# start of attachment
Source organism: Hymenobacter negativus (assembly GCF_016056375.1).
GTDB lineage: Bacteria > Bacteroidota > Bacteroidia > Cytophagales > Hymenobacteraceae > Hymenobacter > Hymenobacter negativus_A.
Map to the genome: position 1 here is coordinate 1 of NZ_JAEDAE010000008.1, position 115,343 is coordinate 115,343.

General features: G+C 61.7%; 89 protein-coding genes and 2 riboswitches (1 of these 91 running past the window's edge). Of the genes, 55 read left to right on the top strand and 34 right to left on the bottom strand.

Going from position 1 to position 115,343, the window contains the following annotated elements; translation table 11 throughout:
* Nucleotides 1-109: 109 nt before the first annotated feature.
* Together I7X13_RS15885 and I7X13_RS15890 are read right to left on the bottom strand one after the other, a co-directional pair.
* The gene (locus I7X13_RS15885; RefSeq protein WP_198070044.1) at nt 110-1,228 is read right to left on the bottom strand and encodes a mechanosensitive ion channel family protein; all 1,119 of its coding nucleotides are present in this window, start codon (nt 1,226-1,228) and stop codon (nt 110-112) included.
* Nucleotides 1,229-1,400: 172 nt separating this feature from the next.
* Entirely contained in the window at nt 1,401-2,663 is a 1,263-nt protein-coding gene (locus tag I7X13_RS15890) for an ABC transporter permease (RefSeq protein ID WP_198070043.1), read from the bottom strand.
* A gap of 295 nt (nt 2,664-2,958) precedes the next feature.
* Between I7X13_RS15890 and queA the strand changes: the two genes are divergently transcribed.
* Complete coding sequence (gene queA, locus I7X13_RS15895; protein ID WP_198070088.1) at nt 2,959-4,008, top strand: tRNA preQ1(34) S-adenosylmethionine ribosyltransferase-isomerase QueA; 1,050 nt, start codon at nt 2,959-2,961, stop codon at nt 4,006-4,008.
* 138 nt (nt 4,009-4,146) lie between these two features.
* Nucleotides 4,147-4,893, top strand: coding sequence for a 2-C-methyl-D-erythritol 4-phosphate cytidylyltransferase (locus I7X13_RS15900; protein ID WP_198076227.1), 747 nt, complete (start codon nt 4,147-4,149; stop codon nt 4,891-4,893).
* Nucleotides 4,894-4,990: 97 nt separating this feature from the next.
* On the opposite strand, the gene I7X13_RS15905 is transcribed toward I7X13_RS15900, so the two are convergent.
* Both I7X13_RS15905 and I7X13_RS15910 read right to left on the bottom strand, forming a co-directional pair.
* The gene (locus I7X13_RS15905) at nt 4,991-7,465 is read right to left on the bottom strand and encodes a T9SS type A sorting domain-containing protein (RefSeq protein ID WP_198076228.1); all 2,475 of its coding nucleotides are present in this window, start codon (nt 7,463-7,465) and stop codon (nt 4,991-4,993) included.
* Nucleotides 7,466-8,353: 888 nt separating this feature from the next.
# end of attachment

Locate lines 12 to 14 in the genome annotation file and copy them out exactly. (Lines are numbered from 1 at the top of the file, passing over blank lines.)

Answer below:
* Between I7X13_RS15890 and queA the strand changes: the two genes are divergently transcribed.
* Complete coding sequence (gene queA, locus I7X13_RS15895; protein ID WP_198070088.1) at nt 2,959-4,008, top strand: tRNA preQ1(34) S-adenosylmethionine ribosyltransferase-isomerase QueA; 1,050 nt, start codon at nt 2,959-2,961, stop codon at nt 4,006-4,008.
* 138 nt (nt 4,009-4,146) lie between these two features.